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and ruin. Where these things will end I know not. In perfect secrecy between you and me, I must tell you that I now believe the President will retire. The consequence to me is very serious, and I am not able, as yet, to see what my duty will demand of me. I shall take my resolutions with cool deliberation. I shall watch the course of events with more critical attention than I have done for some time, and what Providence shall point out to be my duty, I shall pursue with patience and decision. It is no light thing to resolve upon retirement. My country has claims, my children have claims, and my own character has claims upon me; but all these claims forbid me to serve the public in disgrace. Whatever any one may think, I love my country too well to shrink from danger in her service, provided I have a reasonable prospect of being able to serve her to her honor and advantage. But if I have reason to think that I have either a want of abilities or of public confidence to such a degree as to be unable to support the government in a higher station, I ought to decline it. But in that case, I ought not to serve in my present place under another, especially if that other should entertain sentiments so opposite to mine as to endanger the peace of the nation. It will be a dangerous crisis in public affairs if the President and Vice President should be in opposite boxes.

These lucubrations must be confined to your own bosom. But I think, upon the whole, the probability is strong that I shall make a voluntary retreat, and spend the rest of my days, in a very humble style,

with you. Of one thing I am very sure it would be to me the happiest portion of my whole life.

I am, with unabatable affection,



J. A.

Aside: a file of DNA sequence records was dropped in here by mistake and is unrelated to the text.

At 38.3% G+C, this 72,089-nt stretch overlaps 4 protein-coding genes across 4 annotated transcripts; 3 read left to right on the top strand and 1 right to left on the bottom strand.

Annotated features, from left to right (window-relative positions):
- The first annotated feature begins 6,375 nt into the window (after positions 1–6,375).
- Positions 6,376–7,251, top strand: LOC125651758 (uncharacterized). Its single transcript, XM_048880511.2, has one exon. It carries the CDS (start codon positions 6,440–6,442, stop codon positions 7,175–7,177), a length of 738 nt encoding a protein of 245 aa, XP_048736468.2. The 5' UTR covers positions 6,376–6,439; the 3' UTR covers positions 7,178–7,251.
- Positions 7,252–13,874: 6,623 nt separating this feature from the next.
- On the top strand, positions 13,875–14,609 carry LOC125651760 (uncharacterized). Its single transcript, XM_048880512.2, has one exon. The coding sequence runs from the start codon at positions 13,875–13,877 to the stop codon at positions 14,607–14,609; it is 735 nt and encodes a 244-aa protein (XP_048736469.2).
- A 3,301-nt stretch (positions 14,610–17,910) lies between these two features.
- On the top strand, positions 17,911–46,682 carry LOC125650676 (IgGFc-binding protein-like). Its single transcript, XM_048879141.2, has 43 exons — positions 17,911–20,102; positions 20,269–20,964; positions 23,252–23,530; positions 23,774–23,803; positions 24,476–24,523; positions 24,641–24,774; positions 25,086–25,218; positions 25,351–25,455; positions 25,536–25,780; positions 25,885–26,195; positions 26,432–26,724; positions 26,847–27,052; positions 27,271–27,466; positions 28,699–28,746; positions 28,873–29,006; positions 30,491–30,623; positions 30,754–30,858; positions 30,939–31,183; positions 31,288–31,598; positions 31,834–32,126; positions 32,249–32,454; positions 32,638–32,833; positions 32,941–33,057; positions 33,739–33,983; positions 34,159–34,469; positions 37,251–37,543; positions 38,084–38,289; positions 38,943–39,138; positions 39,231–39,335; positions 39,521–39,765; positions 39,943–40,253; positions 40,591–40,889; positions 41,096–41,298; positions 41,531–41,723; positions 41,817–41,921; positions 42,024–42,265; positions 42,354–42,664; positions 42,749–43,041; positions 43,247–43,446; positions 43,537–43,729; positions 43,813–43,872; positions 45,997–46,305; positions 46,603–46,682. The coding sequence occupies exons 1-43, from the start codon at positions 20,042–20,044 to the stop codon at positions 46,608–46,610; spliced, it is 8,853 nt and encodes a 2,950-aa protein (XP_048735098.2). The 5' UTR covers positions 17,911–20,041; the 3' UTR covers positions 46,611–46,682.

Philadelphia, 20 January, 1796.

THIS is one of my red letter days. It is the anniversary of the signature of the declaration of an armistice between the United States and Great Britain in 1783. There are several of these days in my calendar, which I recollect as they pass in review, but which nobody else remembers. And, indeed, it is no otherwise worth my while to remember them than to render an ejaculation of gratitude to Providence for the blessing.

We are wasting our time in the most insipid manner, waiting for the treaty. Nothing, of any consequence, will be done till that arrives and is mauled and abused, and then acquiesced in. For the antis must be more numerous than I believe them, and made of sterner stuff than I conceive, if they dare hazard the surrender of the posts and the payment for spoliations, by any resolution of the House

that shall render precarious the execution of the treaty on our part.

I am, as you say, quite a favorite. I am to dine to-day again. I am heir apparent, you know, and a succession is soon to take place. But, whatever may be the wish or the judgment of the present occupant, the French and the demagogues intend, I presume, to set aside the descent. All these hints must be secrets. It is not a subject of conversation as yet. I have a pious and a philosophical resignation to the voice of the people in this case, which is the voice of God. I have no very ardent desire to be the butt of party malevolence. Having tasted of that cup, I find it bitter, nauseous, and unwholesome.